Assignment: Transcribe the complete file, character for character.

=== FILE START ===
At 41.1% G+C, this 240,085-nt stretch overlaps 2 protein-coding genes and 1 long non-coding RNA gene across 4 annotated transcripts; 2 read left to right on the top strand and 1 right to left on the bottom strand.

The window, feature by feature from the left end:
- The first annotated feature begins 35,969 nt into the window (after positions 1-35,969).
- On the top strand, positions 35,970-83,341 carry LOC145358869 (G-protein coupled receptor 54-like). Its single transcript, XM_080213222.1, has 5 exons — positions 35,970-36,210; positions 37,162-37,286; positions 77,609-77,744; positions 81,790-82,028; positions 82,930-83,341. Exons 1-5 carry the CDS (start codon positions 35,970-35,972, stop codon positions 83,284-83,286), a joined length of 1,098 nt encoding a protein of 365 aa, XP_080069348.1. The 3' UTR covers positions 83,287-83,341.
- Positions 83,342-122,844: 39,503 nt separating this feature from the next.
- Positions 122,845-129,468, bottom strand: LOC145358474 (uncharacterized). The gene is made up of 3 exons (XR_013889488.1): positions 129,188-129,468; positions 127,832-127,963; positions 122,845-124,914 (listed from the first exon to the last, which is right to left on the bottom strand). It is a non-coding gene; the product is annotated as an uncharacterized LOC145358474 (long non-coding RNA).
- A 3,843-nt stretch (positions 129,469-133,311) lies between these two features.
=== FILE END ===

At 41.1% G+C, this 240,085-nt stretch overlaps 2 protein-coding genes and 1 long non-coding RNA gene across 4 annotated transcripts; 2 read left to right on the top strand and 1 right to left on the bottom strand.

The window, feature by feature from the left end:
- The first annotated feature begins 35,969 nt into the window (after positions 1-35,969).
- On the top strand, positions 35,970-83,341 carry LOC145358869 (G-protein coupled receptor 54-like). Its single transcript, XM_080213222.1, has 5 exons — positions 35,970-36,210; positions 37,162-37,286; positions 77,609-77,744; positions 81,790-82,028; positions 82,930-83,341. Exons 1-5 carry the CDS (start codon positions 35,970-35,972, stop codon positions 83,284-83,286), a joined length of 1,098 nt encoding a protein of 365 aa, XP_080069348.1. The 3' UTR covers positions 83,287-83,341.
- Positions 83,342-122,844: 39,503 nt separating this feature from the next.
- Positions 122,845-129,468, bottom strand: LOC145358474 (uncharacterized). The gene is made up of 3 exons (XR_013889488.1): positions 129,188-129,468; positions 127,832-127,963; positions 122,845-124,914 (listed from the first exon to the last, which is right to left on the bottom strand). It is a non-coding gene; the product is annotated as an uncharacterized LOC145358474 (long non-coding RNA).
- A 3,843-nt stretch (positions 129,469-133,311) lies between these two features.